One of the attributes in the Free Software, Open Source and Free Culture world that I am most proud of is the seeming openness and accessibility in the patch-work of communities that form this inspiring landscape. Every day we hear wonderful stories of people joining these communities, furnished with the opportunity to collaborate and having their contributions make a difference to the very community they joined. These stories often talk of openness, transparency, equality and meritocracy, yet as many have acknowledged over the years, the number of women participating in these communities is still worryingly low.
Typically when I hear of a problem I tend to naturally latch into problem-solving mode. You know how it goes: you perform some research into the topic, talk to the key stake-holders, build a strategy around a solution and seek to implement that solution by working with said stake-holders. While this approach can work for projects and project management, it doesn’t really wash with understanding and improving a social phenomena. When I started working in community I used this approach with most issues as they were typically project and goal-orientated.
Hindsight though has taught me that with social patterns and misnomers, the real challenge is learning how to listen and really understanding the problems, drivers and environmental influences, not just assuming you understand. I get the impression that many of us (and I am included here) think we understand the issues but we are often basing our knowledge on a limited pool of input and experience. As such, I am trying to mentally switch gears away from my natural problem-solving mode and instead of finding solutions I want to myself better understand the scope of the problem about why fewer women are involved in Open Source than men.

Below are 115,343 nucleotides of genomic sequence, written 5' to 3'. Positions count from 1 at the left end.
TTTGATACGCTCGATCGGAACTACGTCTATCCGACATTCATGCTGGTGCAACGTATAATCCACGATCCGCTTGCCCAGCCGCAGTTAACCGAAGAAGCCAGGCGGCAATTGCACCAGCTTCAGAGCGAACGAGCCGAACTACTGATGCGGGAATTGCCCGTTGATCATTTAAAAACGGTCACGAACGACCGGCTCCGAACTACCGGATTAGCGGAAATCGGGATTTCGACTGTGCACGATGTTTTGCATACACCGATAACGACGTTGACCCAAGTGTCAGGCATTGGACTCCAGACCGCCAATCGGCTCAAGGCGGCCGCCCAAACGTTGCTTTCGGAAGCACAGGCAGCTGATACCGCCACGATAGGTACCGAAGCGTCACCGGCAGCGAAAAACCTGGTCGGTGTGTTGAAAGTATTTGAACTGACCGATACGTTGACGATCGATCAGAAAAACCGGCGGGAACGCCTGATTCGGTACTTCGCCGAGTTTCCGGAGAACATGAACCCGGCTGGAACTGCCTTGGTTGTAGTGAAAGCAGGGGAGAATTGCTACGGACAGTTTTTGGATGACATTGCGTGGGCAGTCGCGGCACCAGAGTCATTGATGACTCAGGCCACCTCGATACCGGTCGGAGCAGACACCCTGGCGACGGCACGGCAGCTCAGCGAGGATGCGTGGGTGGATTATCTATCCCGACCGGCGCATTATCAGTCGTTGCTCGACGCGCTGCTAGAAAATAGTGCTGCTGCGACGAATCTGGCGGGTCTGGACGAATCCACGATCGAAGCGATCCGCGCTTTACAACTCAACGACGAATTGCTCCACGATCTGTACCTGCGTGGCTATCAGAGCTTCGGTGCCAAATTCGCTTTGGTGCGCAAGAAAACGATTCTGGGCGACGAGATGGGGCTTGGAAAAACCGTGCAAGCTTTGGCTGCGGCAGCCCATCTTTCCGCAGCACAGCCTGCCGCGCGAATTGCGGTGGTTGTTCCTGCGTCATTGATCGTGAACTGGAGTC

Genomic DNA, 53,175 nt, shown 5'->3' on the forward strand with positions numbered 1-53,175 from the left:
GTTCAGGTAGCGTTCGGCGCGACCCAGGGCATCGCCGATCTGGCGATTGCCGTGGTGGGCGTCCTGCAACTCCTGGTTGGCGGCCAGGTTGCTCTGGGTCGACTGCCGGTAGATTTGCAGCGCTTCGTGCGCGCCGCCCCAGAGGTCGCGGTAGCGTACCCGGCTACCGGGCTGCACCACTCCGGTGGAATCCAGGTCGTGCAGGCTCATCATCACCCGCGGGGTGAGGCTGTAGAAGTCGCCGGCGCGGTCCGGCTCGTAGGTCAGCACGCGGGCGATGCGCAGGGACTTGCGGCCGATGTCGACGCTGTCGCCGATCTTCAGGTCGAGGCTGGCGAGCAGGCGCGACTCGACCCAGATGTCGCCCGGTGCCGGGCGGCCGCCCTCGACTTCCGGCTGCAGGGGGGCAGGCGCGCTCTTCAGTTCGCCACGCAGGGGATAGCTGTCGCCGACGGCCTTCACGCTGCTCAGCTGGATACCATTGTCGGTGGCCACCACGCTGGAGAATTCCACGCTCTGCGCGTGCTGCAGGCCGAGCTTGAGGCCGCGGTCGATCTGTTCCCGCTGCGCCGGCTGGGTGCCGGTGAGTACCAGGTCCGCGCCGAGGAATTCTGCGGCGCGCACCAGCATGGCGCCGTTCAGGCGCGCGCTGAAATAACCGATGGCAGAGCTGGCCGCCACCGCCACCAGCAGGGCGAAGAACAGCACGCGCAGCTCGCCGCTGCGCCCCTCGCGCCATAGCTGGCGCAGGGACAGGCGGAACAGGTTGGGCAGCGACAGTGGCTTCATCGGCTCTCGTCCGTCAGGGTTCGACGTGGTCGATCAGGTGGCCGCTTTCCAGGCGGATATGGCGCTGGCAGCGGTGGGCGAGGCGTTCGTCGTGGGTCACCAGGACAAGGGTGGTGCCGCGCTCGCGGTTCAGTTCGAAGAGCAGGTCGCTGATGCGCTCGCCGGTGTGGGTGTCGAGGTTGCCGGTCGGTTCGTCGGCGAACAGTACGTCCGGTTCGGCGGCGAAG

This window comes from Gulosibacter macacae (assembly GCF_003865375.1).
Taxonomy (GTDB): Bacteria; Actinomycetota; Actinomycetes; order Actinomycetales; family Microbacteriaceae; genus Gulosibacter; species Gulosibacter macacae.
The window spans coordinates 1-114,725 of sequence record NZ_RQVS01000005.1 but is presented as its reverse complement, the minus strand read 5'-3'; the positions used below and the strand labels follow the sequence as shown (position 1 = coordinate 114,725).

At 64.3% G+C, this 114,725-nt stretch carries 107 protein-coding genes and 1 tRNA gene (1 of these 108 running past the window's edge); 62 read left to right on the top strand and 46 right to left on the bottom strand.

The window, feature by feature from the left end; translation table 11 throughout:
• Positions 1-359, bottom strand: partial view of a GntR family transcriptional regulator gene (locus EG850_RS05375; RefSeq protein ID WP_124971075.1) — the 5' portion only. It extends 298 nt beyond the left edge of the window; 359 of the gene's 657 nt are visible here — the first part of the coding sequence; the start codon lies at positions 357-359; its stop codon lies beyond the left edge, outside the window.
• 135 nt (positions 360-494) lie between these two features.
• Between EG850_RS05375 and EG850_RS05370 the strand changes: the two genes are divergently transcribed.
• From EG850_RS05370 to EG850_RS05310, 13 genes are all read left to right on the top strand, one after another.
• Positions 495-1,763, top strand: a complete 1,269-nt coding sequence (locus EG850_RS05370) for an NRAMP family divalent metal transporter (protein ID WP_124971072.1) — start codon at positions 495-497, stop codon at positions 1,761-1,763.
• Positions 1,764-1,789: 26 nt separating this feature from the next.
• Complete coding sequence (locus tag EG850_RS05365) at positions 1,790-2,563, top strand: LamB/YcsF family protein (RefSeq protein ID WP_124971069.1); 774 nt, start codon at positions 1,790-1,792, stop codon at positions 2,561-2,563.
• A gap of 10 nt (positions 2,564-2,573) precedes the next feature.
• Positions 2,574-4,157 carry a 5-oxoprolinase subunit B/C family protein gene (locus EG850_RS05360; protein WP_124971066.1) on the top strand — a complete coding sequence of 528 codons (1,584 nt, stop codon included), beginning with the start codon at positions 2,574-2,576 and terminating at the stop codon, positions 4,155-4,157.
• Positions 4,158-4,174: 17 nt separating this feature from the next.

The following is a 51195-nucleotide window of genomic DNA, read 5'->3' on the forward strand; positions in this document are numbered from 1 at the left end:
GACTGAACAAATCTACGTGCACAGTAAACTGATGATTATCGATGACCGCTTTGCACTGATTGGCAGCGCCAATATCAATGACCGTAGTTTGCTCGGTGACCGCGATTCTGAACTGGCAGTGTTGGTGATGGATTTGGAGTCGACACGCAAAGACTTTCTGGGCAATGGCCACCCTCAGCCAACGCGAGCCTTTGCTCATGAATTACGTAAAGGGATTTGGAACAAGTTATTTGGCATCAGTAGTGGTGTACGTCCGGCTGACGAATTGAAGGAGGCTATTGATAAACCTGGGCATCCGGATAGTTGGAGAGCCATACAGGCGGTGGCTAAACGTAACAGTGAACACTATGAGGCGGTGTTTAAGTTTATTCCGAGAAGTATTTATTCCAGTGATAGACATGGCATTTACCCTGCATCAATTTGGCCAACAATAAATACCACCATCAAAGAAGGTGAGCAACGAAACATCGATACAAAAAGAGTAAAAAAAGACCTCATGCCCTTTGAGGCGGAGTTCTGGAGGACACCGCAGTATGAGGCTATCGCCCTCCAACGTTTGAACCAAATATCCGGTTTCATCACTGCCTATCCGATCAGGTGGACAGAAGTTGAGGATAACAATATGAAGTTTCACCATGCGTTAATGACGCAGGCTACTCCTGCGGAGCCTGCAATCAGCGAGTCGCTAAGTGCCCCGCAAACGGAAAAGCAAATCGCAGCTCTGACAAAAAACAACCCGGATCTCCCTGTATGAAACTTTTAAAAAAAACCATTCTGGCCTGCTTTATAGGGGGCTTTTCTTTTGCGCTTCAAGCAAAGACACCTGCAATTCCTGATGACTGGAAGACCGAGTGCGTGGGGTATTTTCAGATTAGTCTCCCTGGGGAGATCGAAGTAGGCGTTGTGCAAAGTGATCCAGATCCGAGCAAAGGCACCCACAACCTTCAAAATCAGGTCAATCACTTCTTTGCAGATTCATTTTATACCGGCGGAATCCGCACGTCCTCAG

To do this I am going to be gathering feedback from a diverse range of places. Traditionally this feedback has come from people who I have actively engaged with or who have engaged with me around this topic, and this has mostly included some participants in projects such as Ubuntu Women and Linuxchix as well as female friends and colleagues who work inside and outside of IT. While a great source of opinion and feedback, I feel like I need to (a) engage in these discussions again but with this renewed perspective, but also (b) there are many women who I have not sought input from and I feel I need to expand my reach and speak to women involved in other communities, other collaborative mediums (such as Free Culture art, design, music and social media projects) and from a greater breadth of cultures, countries and backgrounds. While I unfortunately don’t have the time to turn this into a full research project, if nothing else it will help me as one voice on the Internet, understand the issues better and help me be a more effective participant in these discussions.
I used my trip to Gran Canaria as an opportunity to gather some of this feedback (thanks to everyone who I spoke to there) and since I have been home I have been kicking off some phone calls and IRC discussions on this topic. I have already had some really interesting discussions that have already been eye-opening. I am also planning on running a few sessions on this topic this weekend at the Community Leadership Summit in San Jose which I have put together to discuss community growth, leadership and best practice.
If you are a woman involved in technology, I would love to gather your thoughts too either in a private discussion or feel free to post a comment on this entry.